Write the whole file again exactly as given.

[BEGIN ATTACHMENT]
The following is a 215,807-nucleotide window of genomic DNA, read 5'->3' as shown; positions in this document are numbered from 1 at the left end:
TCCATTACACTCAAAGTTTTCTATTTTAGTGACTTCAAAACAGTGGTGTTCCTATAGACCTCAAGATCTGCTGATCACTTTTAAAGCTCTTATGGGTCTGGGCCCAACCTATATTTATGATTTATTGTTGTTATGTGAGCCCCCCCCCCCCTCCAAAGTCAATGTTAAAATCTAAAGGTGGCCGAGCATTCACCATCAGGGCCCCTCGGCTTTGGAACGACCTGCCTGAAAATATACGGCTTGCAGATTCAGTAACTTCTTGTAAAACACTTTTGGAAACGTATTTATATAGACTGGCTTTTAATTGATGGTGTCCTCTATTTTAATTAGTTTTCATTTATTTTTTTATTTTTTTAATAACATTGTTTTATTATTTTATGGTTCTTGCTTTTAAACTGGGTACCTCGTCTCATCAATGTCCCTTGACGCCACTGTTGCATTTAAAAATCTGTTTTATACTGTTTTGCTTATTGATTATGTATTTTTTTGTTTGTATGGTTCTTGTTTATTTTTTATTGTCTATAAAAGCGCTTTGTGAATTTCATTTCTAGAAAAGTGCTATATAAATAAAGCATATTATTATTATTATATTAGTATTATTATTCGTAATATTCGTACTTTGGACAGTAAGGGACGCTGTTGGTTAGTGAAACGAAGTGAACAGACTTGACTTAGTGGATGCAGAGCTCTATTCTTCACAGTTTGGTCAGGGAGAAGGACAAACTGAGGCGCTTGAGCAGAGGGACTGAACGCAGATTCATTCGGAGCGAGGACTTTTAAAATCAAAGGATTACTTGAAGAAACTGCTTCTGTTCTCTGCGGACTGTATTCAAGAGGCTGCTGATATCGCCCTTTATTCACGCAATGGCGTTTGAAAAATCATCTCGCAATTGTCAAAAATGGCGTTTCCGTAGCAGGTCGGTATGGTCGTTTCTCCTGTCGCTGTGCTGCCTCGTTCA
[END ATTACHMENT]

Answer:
The following is a 215,807-nucleotide window of genomic DNA, read 5'->3' as shown; positions in this document are numbered from 1 at the left end:
TCCATTACACTCAAAGTTTTCTATTTTAGTGACTTCAAAACAGTGGTGTTCCTATAGACCTCAAGATCTGCTGATCACTTTTAAAGCTCTTATGGGTCTGGGCCCAACCTATATTTATGATTTATTGTTGTTATGTGAGCCCCCCCCCCCCTCCAAAGTCAATGTTAAAATCTAAAGGTGGCCGAGCATTCACCATCAGGGCCCCTCGGCTTTGGAACGACCTGCCTGAAAATATACGGCTTGCAGATTCAGTAACTTCTTGTAAAACACTTTTGGAAACGTATTTATATAGACTGGCTTTTAATTGATGGTGTCCTCTATTTTAATTAGTTTTCATTTATTTTTTTATTTTTTTAATAACATTGTTTTATTATTTTATGGTTCTTGCTTTTAAACTGGGTACCTCGTCTCATCAATGTCCCTTGACGCCACTGTTGCATTTAAAAATCTGTTTTATACTGTTTTGCTTATTGATTATGTATTTTTTTGTTTGTATGGTTCTTGTTTATTTTTTATTGTCTATAAAAGCGCTTTGTGAATTTCATTTCTAGAAAAGTGCTATATAAATAAAGCATATTATTATTATTATATTAGTATTATTATTCGTAATATTCGTACTTTGGACAGTAAGGGACGCTGTTGGTTAGTGAAACGAAGTGAACAGACTTGACTTAGTGGATGCAGAGCTCTATTCTTCACAGTTTGGTCAGGGAGAAGGACAAACTGAGGCGCTTGAGCAGAGGGACTGAACGCAGATTCATTCGGAGCGAGGACTTTTAAAATCAAAGGATTACTTGAAGAAACTGCTTCTGTTCTCTGCGGACTGTATTCAAGAGGCTGCTGATATCGCCCTTTATTCACGCAATGGCGTTTGAAAAATCATCTCGCAATTGTCAAAAATGGCGTTTCCGTAGCAGGTCGGTATGGTCGTTTCTCCTGTCGCTGTGCTGCCTCGTTCA